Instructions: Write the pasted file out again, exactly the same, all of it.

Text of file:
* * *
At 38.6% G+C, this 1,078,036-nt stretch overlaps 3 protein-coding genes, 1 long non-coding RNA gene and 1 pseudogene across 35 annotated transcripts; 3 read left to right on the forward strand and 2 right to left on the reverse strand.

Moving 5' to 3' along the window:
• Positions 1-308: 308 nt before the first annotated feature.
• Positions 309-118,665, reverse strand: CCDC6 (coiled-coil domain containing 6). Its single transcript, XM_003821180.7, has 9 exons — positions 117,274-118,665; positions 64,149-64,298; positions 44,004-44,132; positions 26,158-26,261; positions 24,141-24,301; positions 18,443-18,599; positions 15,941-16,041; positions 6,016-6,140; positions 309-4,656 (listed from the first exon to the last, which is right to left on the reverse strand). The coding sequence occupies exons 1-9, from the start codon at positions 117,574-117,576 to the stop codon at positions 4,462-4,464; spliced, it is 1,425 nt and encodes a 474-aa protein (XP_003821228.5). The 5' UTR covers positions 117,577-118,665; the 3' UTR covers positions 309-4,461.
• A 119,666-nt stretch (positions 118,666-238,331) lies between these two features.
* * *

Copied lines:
At 38.6% G+C, this 1,078,036-nt stretch overlaps 3 protein-coding genes, 1 long non-coding RNA gene and 1 pseudogene across 35 annotated transcripts; 3 read left to right on the forward strand and 2 right to left on the reverse strand.

Moving 5' to 3' along the window:
• Positions 1-308: 308 nt before the first annotated feature.
• Positions 309-118,665, reverse strand: CCDC6 (coiled-coil domain containing 6). Its single transcript, XM_003821180.7, has 9 exons — positions 117,274-118,665; positions 64,149-64,298; positions 44,004-44,132; positions 26,158-26,261; positions 24,141-24,301; positions 18,443-18,599; positions 15,941-16,041; positions 6,016-6,140; positions 309-4,656 (listed from the first exon to the last, which is right to left on the reverse strand). The coding sequence occupies exons 1-9, from the start codon at positions 117,574-117,576 to the stop codon at positions 4,462-4,464; spliced, it is 1,425 nt and encodes a 474-aa protein (XP_003821228.5). The 5' UTR covers positions 117,577-118,665; the 3' UTR covers positions 309-4,461.
• A 119,666-nt stretch (positions 118,666-238,331) lies between these two features.